Winter Festival on the Danube: Performers and Collaborators
The Forras Hungarian Folk Band
The Forrás Hungarian Folk Band was formed in 1997. Since then it has grown to become a driving force in the Hungarian folk scene in North America. The ensemble plays traditional village music from Central Europe and its members have regularly studied with master musicians in Hungary and Transylvania. Forrás’ performances are both entertaining and educational as the players present the traditional lifestyle and work of the peasant musician. They have a broad repertoire accompanying dance troops, presenting musical concerts and the customary táncház (Hungarian folk dance parties).
Forrás prides itself in the authenticity of its music. Their work focuses on the acquisition, preservation and presentation of their Hungarian music heritage; their repertoire also includes music of Romanian and Romani (Gypsy) origin. They play stringed instruments such as violin, a Transylvanian chord viola called the kontra and double bass. Forrás also plays more unique instruments such as the furulya (shepherd’s flutes), duda(bagpipes) and ütőgardon (percussive cello).
Residing in Vancouver and Seattle the band performs regularly entertaining audiences across Canada and the US sharing stages with world acclaimed artists such as Téka, Márta Sebestyén, Muzsikás, and Dűvő. The ensemble has performed at prestigious festivals such as the Northwest Folklife Festival and the San Francisco Ethnic Dance Festival along with the North American Hungarian Festival, Western Canadian Hungarian Folk Festival and performed as special guests of the Hungarian Studies Program at Indiana University. Forrás has also been broadcast across Canada on radio and television.
Kisbetyárok Family Dancers
A performing group sponsored by the Hungarian American Association of Washington. Over 50 dancers of all ages, children and adults, meet each week to learn Hungarian dances. The group rehearses on Saturday mornings during the school year from 10 am to noon at the Phinney Neighborhood Center in Seattle. Rehearsals get very busy, but much is accomplished and having all ages together is a plus. Older students and parents get to help with the younger dancers and families have the opportunity to dance together! Careful attention is given to keep the dances and costumes authentic as possible, faithful to their village roots. Watch videos of the dancers here.
Eileen Soskin, Piano
Eileen Soskin recently retired to Whidbey Island after a 34-year career as an educator and performer. She earned her doctorate’s degree at the University of California at Berkeley, and taught music theory and analysis at several universities over the course of her career, as well as having served as an arts administrator. In addition to her work as a pianist and mezzo soprano, Soskin is well-known for her pre-concert lectures.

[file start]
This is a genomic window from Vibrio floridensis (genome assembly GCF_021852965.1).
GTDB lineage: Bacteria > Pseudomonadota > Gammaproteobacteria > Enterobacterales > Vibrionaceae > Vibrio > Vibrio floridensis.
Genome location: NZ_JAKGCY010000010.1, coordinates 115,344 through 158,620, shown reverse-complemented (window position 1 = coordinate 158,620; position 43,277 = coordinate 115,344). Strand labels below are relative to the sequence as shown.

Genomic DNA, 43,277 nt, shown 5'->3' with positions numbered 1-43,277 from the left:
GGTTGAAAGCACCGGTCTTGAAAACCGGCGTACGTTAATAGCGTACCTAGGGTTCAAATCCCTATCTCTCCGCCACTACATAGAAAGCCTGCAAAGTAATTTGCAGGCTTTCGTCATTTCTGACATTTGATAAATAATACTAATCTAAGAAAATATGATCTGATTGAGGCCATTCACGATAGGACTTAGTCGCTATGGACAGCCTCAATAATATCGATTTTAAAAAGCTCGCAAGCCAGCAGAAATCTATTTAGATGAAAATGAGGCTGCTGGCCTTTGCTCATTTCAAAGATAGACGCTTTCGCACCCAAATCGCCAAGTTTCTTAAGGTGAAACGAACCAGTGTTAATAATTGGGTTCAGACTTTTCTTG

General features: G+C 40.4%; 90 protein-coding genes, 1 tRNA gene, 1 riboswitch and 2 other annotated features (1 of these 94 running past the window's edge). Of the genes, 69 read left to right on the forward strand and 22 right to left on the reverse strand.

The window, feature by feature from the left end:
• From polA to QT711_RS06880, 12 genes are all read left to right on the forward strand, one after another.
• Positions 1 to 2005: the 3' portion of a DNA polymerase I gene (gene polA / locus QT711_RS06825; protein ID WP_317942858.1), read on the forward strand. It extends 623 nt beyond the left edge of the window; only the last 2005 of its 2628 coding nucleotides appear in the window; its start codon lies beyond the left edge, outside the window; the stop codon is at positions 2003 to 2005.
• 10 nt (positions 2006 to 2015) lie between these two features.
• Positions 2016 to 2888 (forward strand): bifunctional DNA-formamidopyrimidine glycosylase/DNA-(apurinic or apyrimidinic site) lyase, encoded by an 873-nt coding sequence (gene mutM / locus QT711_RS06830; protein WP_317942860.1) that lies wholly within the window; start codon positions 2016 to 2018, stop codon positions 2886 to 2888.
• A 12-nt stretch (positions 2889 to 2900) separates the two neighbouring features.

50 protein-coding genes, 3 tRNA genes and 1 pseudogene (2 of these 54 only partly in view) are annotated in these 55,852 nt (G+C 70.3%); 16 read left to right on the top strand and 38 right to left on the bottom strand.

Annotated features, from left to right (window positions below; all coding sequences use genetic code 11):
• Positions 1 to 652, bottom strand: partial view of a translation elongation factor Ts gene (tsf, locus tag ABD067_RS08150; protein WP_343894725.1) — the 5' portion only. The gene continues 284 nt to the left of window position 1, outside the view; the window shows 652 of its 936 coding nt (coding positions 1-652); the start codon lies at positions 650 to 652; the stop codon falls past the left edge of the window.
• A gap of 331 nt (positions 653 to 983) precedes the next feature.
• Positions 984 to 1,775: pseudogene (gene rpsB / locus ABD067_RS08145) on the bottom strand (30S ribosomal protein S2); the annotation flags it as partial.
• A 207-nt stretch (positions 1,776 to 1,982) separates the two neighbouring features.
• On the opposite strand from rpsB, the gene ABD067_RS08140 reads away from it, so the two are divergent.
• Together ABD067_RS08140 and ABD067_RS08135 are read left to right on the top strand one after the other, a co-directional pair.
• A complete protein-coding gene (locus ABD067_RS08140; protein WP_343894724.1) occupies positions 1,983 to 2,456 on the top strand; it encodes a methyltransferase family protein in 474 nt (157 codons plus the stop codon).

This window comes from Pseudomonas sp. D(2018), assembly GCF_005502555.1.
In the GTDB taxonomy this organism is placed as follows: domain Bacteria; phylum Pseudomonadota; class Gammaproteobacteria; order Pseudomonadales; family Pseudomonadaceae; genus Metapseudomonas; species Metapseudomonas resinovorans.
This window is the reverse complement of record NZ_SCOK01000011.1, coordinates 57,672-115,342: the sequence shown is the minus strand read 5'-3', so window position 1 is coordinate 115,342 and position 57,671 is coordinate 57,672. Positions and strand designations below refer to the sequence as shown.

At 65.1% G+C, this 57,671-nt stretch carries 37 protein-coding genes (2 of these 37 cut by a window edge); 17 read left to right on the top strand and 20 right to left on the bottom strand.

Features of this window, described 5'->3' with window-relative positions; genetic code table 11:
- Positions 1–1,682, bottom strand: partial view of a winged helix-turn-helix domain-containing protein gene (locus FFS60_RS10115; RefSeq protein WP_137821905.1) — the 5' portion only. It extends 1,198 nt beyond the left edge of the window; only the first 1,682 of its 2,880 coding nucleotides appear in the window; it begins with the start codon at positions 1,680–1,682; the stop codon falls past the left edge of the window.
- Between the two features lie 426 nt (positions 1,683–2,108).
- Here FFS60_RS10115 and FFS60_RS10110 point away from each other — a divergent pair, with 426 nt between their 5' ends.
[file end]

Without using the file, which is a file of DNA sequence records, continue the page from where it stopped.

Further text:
Gloria Ferry Brennan, Violin
Fourteen-year-old violin virtuoso Gloria Ferry-Brennan has been a local musician of some note since age 9 when she first played with Whidbey’s Saratoga Chamber Orchestra. She has since performed as a soloist with the Seattle Symphony, and the Ottawa Chamber Orchestra; she has won a national title and performed with world-class musician Elizabeth Pitcairn of the Red Violin fame. See some of her performances here.
Dean Paton, Valse Cafe Orchestra
Dean Paton abandoned the baseball diamond for the dance hall in 1994, and fell so hopelessly in love with waltz that he founded the Valse Cafe Orchestra, an ensemble committed to the art of playing music for dancers. When he teaches rotary waltz, Dean stresses mastering the core of the dance – turning left, turning right, transitioning between the two — then helps dancers use this foundation as a platform on which to build organic, graceful movement as well as a few elegant moves. Learn more about the Valse Cafe Orchestra here.
The Hungarian-American Association of Washington
The Hungarian American Association of Washington is a non-profit organization dedicated to preserving Hungarian heritage and to creating better understanding and appreciation of the Hungarian culture in the community. Founded in 1984, the Association serves people of Hungarian descent and those interested in Hungarian culture with educational and social events.Learn more about the Hungarian-American Association of Washington here.
The Austrian-American Council, Washington State Chapter
The Austrian-American Council of North America is a not-for-profit organization which fosters good will and better understanding between the people of Austria and the United States. It sponsors and co-sponsors many Austrian cultural events such as concerts, recitals and exhibits, Austrian artists and the arts, and supports many humanitarian causes world-wide. Learn more about the organization here.
The Austria Club of Washington
The Austria Club of Washington is a non-profit, ethnic social organization consisting of members from all walks of life and nationalities. Club members come from Austria, Germany, Switzerland, the United States, the Netherlands, Greece, Italy, Slovakia, the Czech Republic, and many other countries. Many of them come to the club’s events because they enjoy dancing to the catchy tunes of talented Volksmusic bands such asHappy Hans, they like to listen to the songs of musical groups like the Alpenfolk or the Heimat Echo and watch the cheerful performances by dancing groups like the Enzian Schuhplattlers. Others come because they simply enjoy the company of other club members, they share experiences from travels to Europe, they exchange recipes of their favorite dishes and explore the taste of imported beers, American and European wines as well foods they rarely get at home. Learn more about the Austria Club here.
Generous support for this event is provided by: